Subject: Medicine & Pharmacology, Allergology Keywords: cholesterol; BMI; blood sugar; psychosis; LDL; HDL; antidepressants; antipsychotics; metabolism; metabolic abnormalities, platelet aggregation
Online: 8 October 2020 (09:03:41 CEST)
Patients with schizophrenia (SCZ) are at high risk of cardiovascular disease (CVD) due to an inherited predisposition, a sedentary life style and the use of antipsychotic medications. Several approaches have been taken to minimize this risk but results continue to be unsatisfactory. A potential alternative is prescribing Selective Serotonin Reuptake Inhibitors (SSRIs). SSRIs decrease platelet aggregation and reduce the risk of coronary heart disease in patients with depression. We therefore aim to investigate whether there is evidence that supports the use of SSRIs to reduce the risk for CVD in SCZ. A systematic review of the literature revealed five published reports relating to the impact of SSRIs on CV risk in SCZ. Three trials assessed the influence on metabolic parameters of fluvoxamine when combined with clozapine. Two of those studies found improvements with fluvoxamine. Of the other two reports, one indicates SSRIs as a group caused minimal but statistically significant increments in total cholesterol, LDL and triglyceride. The second report suggests that when SSRIs are combined with antipsychotics, the metabolic impact depends on the antipsychotic prescribed. While there are promising results, further studies are needed to establish the impact of SSRIs on CV risk in SCZ.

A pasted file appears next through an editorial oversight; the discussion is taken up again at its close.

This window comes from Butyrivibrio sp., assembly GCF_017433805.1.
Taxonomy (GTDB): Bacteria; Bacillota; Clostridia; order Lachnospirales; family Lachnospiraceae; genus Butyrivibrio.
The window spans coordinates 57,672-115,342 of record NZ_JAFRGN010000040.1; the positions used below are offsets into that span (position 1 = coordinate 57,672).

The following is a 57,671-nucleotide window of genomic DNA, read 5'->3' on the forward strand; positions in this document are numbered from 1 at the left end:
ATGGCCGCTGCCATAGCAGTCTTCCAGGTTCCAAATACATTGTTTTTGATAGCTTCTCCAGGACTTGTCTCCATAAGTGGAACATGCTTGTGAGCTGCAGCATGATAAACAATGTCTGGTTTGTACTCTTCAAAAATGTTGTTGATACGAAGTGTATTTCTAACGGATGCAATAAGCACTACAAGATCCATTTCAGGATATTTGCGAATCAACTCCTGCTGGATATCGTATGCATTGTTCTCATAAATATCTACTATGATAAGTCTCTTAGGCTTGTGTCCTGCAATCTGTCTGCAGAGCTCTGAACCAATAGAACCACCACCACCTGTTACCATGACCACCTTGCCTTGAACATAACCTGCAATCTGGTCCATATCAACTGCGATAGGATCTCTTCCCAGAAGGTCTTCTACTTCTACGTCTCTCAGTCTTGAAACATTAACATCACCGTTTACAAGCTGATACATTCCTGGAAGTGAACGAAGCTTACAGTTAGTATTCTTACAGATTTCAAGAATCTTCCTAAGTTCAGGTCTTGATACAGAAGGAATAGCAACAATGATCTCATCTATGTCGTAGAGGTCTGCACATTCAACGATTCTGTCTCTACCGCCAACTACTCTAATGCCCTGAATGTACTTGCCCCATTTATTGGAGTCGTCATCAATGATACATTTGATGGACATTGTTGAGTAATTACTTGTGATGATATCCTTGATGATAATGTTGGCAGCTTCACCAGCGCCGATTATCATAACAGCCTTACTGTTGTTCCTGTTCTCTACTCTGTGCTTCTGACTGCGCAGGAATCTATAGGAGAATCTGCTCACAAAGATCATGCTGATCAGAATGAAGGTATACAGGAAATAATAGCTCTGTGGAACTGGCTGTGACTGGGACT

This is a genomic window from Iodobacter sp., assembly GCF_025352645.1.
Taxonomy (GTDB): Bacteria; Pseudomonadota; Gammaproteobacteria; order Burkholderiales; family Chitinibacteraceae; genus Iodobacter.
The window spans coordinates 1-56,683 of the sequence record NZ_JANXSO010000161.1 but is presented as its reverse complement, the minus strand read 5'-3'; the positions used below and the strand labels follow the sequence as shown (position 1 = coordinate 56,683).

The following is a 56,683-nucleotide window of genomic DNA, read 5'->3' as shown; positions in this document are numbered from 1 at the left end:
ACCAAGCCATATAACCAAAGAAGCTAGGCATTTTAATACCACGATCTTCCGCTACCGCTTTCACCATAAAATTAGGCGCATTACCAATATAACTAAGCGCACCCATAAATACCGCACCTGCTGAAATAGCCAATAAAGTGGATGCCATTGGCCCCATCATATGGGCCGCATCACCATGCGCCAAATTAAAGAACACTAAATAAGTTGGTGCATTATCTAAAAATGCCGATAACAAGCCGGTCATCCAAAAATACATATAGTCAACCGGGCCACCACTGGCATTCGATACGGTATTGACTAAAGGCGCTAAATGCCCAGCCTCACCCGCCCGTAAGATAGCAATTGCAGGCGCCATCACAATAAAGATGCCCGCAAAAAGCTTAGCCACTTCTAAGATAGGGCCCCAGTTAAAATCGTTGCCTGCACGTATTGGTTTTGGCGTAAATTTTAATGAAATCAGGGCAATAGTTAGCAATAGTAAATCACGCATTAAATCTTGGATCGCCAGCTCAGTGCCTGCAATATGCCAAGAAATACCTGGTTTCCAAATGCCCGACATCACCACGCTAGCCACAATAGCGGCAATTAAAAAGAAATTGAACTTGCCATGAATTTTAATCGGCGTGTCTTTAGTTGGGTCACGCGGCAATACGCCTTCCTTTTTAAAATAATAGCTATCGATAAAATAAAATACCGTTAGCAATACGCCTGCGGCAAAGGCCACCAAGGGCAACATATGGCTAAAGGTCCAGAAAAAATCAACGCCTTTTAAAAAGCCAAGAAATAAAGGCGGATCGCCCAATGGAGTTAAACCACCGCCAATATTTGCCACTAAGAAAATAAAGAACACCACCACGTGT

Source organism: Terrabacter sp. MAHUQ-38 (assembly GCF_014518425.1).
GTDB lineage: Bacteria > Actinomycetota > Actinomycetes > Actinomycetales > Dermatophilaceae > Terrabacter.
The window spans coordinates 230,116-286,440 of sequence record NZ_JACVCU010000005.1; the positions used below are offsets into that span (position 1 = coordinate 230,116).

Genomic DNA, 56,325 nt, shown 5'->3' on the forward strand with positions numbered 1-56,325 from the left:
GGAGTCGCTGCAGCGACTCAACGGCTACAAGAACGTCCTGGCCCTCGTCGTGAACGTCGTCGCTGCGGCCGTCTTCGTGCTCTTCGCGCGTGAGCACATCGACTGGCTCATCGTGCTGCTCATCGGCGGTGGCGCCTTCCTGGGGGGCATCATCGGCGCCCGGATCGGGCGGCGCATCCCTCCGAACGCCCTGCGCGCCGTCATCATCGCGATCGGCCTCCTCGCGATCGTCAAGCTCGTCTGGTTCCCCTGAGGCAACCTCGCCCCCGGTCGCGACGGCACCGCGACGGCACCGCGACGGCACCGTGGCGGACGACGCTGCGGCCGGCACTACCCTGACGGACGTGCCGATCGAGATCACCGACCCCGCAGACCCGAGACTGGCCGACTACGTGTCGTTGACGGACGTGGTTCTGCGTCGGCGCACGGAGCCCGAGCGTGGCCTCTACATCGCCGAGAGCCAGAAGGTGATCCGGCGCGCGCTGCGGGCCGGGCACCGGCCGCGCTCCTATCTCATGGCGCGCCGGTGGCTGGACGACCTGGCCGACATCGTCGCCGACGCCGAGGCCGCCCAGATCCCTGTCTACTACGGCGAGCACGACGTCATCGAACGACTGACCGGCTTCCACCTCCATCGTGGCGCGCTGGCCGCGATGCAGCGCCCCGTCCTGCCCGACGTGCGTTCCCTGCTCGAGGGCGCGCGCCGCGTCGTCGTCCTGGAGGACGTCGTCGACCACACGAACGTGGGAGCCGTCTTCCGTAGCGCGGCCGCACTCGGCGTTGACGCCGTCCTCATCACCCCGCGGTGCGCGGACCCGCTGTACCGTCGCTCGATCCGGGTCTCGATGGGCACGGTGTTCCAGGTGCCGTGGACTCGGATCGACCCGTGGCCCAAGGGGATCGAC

ARTICLE | doi:10.20944/preprints202209.0471.v1
Subject: Materials Science, Biomaterials Keywords: biodegradable lubricating grease; friction; energy; penetration; sugar cane filter cake mud oil; temperature and wear